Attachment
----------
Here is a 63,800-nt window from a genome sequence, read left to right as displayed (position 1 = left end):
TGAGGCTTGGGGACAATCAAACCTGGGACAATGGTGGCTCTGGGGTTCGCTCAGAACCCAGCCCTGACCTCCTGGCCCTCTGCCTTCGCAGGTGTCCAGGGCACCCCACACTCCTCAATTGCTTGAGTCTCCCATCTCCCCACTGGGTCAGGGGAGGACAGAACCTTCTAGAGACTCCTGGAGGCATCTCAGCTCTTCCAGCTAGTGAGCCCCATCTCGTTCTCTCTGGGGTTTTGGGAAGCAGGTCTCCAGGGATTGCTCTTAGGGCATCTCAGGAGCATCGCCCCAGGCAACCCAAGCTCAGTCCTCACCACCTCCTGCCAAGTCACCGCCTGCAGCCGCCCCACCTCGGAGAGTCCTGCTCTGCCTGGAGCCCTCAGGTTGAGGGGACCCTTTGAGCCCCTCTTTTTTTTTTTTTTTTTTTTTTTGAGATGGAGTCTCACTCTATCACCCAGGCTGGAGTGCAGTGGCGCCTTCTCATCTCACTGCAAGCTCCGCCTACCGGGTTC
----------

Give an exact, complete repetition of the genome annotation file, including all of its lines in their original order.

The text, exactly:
Here is a 63,800-nt window from a genome sequence, read left to right as displayed (position 1 = left end):
TGAGGCTTGGGGACAATCAAACCTGGGACAATGGTGGCTCTGGGGTTCGCTCAGAACCCAGCCCTGACCTCCTGGCCCTCTGCCTTCGCAGGTGTCCAGGGCACCCCACACTCCTCAATTGCTTGAGTCTCCCATCTCCCCACTGGGTCAGGGGAGGACAGAACCTTCTAGAGACTCCTGGAGGCATCTCAGCTCTTCCAGCTAGTGAGCCCCATCTCGTTCTCTCTGGGGTTTTGGGAAGCAGGTCTCCAGGGATTGCTCTTAGGGCATCTCAGGAGCATCGCCCCAGGCAACCCAAGCTCAGTCCTCACCACCTCCTGCCAAGTCACCGCCTGCAGCCGCCCCACCTCGGAGAGTCCTGCTCTGCCTGGAGCCCTCAGGTTGAGGGGACCCTTTGAGCCCCTCTTTTTTTTTTTTTTTTTTTTTTTGAGATGGAGTCTCACTCTATCACCCAGGCTGGAGTGCAGTGGCGCCTTCTCATCTCACTGCAAGCTCCGCCTACCGGGTTC